Graduate Theses Digitization Update #5

 

Our project to digitize the legacy collection of UM-Flint’s graduate theses and dissertations has come to its end.

Since our last update, 292 theses were deposited in Deep Blue in  May. They were a mixture of legacy theses (dating from 1980 – 1995) and recent graduates’ work. We are currently in the final stages of record clean-up and author contacting.

Going forward we will continue to deposit newly authored works by our growing number of graduate students.  We will also continue to track the number of Deep Blue downloads.

Deep Blue by the Numbers

Only the download data through April 2018 were available, the following numbers are based on that data.

  • 452 theses have been added to Deep Blue from July 2015 to April 2018. (The May 2018 deposit brings the total number of digitized theses to 744).
  • 292 of the 452 theses (65%) have been downloaded at least once.
  • 46,081 downloads have occurred since July 2015.
  • 208 of the 452 theses (46%) are designated as open access.
  • 206 of the 208 openly accessible theses (99%) have been downloaded at least once.
  • 244 of the 452 theses (54%) are only accessible on UM campuses.
  • 86 of the 244 on campus theses (21%) have been downloaded at least once.
  • 45,888 of the 46,081 total downloads (99.6%) were for the openly accessible theses.
  • 193 of the 46,081 total downloads (0.4%) were for the theses only accessible on UM campuses.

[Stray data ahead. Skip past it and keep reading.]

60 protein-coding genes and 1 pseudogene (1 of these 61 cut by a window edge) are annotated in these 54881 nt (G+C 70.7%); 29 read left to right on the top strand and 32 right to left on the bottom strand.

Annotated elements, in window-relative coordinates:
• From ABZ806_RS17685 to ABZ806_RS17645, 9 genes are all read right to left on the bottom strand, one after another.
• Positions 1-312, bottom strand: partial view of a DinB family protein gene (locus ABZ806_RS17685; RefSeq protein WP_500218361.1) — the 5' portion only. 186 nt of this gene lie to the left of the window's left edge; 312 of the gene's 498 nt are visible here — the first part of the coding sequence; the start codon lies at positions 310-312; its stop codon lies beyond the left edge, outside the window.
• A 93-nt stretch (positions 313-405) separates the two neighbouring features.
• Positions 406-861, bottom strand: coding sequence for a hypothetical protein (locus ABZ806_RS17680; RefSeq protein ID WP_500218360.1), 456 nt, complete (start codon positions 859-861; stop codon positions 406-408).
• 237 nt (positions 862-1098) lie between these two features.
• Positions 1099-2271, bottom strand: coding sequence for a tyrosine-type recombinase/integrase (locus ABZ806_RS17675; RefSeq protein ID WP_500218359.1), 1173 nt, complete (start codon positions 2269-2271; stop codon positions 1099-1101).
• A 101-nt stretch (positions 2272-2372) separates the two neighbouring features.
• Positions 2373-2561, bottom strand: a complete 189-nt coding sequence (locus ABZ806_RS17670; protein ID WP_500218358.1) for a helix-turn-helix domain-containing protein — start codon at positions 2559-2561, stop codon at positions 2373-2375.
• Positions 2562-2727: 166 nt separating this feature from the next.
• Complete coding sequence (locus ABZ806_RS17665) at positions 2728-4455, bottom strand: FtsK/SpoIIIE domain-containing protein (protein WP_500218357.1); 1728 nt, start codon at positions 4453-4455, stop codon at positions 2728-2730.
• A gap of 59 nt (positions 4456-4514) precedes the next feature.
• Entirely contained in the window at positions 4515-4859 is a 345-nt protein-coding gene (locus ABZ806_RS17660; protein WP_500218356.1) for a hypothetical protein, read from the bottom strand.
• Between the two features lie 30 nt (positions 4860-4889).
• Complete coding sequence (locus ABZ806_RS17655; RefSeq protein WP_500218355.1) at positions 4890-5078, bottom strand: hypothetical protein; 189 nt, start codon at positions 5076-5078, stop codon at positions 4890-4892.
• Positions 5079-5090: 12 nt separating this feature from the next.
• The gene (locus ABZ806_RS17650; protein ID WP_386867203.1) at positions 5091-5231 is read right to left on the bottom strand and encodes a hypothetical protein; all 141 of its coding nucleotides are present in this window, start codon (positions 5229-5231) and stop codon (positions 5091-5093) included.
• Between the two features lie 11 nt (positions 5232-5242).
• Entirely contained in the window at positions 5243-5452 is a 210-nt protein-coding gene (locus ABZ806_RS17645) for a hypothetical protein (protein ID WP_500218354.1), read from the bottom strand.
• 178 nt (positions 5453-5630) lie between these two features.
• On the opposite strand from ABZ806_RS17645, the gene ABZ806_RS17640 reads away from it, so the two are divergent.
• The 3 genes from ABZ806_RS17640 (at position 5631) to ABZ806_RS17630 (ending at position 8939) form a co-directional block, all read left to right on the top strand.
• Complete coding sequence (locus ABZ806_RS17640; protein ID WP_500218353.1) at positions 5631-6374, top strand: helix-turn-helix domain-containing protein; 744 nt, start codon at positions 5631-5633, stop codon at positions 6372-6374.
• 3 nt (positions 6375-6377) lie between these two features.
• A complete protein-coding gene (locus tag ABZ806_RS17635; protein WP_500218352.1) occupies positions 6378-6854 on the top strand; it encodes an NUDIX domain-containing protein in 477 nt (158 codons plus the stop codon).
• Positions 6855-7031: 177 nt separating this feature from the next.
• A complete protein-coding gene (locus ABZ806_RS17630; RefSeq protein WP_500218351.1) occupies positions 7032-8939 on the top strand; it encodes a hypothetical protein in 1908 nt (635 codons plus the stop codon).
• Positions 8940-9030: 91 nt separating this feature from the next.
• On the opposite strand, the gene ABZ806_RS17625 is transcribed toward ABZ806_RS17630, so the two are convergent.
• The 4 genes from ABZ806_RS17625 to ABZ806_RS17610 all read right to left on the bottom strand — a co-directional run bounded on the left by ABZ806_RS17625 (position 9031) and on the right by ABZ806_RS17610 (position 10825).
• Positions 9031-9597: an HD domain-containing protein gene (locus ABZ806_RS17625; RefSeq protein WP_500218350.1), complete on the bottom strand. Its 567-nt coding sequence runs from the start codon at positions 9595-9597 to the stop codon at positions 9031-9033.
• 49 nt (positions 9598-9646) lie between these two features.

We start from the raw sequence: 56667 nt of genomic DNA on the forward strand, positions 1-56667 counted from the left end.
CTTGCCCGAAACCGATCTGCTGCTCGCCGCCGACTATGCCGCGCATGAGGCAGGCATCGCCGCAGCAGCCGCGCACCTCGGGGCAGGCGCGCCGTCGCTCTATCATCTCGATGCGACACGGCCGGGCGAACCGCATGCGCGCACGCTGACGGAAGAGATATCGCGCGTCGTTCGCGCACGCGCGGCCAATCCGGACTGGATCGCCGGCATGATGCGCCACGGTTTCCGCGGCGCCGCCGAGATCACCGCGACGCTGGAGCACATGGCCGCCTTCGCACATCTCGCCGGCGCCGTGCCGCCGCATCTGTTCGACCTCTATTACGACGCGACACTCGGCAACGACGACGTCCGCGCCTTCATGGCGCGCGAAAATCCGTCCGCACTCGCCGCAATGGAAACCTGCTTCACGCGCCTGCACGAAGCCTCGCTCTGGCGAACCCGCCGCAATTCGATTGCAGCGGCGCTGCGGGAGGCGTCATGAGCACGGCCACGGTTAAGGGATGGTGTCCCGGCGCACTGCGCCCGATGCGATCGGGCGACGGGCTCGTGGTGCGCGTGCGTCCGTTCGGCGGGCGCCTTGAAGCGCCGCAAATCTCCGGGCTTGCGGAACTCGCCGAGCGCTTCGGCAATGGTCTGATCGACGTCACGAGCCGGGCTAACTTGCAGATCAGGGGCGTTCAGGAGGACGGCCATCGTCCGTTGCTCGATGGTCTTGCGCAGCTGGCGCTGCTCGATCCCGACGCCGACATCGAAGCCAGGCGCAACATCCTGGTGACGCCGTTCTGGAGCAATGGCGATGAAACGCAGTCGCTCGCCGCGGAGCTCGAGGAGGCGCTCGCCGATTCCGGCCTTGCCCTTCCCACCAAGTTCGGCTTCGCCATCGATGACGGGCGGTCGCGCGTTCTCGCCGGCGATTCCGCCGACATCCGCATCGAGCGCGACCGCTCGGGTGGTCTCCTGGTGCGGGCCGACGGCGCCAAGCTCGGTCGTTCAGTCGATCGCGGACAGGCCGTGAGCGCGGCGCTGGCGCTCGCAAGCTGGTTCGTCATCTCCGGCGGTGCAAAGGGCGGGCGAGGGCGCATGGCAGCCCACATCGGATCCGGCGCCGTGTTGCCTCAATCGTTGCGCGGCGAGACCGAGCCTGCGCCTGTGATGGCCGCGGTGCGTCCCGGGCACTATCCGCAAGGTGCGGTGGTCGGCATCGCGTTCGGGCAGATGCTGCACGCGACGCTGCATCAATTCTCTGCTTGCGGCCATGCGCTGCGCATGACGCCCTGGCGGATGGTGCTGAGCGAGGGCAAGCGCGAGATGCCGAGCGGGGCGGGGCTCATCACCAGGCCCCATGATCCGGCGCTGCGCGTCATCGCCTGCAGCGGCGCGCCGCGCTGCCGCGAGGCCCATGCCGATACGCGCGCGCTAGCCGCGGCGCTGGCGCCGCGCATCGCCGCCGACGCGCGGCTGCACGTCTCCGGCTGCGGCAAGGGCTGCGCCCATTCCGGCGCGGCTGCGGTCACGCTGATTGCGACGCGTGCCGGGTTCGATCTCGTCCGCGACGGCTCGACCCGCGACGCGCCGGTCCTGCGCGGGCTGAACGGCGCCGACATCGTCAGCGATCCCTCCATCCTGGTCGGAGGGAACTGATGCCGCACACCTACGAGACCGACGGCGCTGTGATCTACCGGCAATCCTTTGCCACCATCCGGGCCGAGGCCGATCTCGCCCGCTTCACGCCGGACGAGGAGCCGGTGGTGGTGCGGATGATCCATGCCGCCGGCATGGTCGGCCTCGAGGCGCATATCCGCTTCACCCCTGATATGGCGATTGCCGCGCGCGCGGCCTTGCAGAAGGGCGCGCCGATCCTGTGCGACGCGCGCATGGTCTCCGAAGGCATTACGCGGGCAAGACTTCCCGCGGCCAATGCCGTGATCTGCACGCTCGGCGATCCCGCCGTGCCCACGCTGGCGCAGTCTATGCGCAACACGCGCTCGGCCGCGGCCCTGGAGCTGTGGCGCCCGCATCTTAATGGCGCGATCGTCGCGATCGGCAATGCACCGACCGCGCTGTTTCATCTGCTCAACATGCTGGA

2018 Downloads

The number of individual theses downloaded from January to April 2018.

 

The total number of downloads from January to April 2018.

 

Top 10 Downloaded Theses

Title Author Year Program Downloads
Comparing Public and Private Prison Systems Joseph Shannon Gregson 2000 Public Administration 13,866
Faces of Feminism: The Gibson Girl and the Held Flapper in Early Twentieth Century Mass Culture Raina-Joy Jenifer Palso 2001 Liberal Studies 4079
The Development of a Post Anesthesia Care Unit Patient Quantitative Assessment/Predictive Tool to Manage Post-Operative Health Alterations Robin E. Cook 2017 Anesthesia 2524
The Cult of True Womanhood: Women of the Mid-nineteenth Century and Their Assigned Roles as Reflected in Contemporary Writing Laurie Bonventre 2005 Liberal Studies 2114
Fast Food Frenzy: An Examination of the Industry’s Success and Its Toll on America Michelle Ramirez Buado 2009 Liberal Studies 1757
Hemingway in Turkey:  The Influence of His Turkish Experiences on His Writing Neriman Kuyucu 2013 Liberal Studies 1440
Acceptability and Appeal of a Web-based Smoking Prevention Intervention for Adolescents Amy E. Parlove 2003 Health Education 1298
Classification: Absolutism vs Relativism Darren Weist 2016 Computer Science 1240
Barriers Faced by Nurse Anesthetist Entrepreneurs Wishing to Implement an Office Based Anesthesia Practice David Mwaura 2017 Anesthesia 932
Shadow Warriors: Navy SEALS and the Rise in American Society Cory Butzin 2009 Liberal Studies 855

If you have any questions about this project, please contact Liz Svoboda at esvoboda@umflint.edu.

Related Posts